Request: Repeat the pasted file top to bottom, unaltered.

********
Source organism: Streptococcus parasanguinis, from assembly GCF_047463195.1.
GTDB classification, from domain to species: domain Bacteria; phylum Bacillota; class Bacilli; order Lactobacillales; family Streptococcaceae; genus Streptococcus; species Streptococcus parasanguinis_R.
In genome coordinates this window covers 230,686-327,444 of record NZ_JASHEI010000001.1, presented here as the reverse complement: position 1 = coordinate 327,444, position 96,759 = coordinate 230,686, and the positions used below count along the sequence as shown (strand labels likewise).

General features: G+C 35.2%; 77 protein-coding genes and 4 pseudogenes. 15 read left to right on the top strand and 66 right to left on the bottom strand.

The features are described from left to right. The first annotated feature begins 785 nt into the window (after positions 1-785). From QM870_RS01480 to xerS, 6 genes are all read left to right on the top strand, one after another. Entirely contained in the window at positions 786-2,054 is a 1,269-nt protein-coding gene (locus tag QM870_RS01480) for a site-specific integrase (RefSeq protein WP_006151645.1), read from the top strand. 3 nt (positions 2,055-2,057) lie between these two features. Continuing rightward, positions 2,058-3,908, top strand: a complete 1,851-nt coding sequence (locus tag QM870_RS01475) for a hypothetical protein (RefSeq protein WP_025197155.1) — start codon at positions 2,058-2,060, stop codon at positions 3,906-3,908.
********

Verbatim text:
Source organism: Streptococcus parasanguinis, from assembly GCF_047463195.1.
GTDB classification, from domain to species: domain Bacteria; phylum Bacillota; class Bacilli; order Lactobacillales; family Streptococcaceae; genus Streptococcus; species Streptococcus parasanguinis_R.
In genome coordinates this window covers 230,686-327,444 of record NZ_JASHEI010000001.1, presented here as the reverse complement: position 1 = coordinate 327,444, position 96,759 = coordinate 230,686, and the positions used below count along the sequence as shown (strand labels likewise).

General features: G+C 35.2%; 77 protein-coding genes and 4 pseudogenes. 15 read left to right on the top strand and 66 right to left on the bottom strand.

The features are described from left to right. The first annotated feature begins 785 nt into the window (after positions 1-785). From QM870_RS01480 to xerS, 6 genes are all read left to right on the top strand, one after another. Entirely contained in the window at positions 786-2,054 is a 1,269-nt protein-coding gene (locus tag QM870_RS01480) for a site-specific integrase (RefSeq protein WP_006151645.1), read from the top strand. 3 nt (positions 2,055-2,057) lie between these two features. Continuing rightward, positions 2,058-3,908, top strand: a complete 1,851-nt coding sequence (locus tag QM870_RS01475) for a hypothetical protein (RefSeq protein WP_025197155.1) — start codon at positions 2,058-2,060, stop codon at positions 3,906-3,908.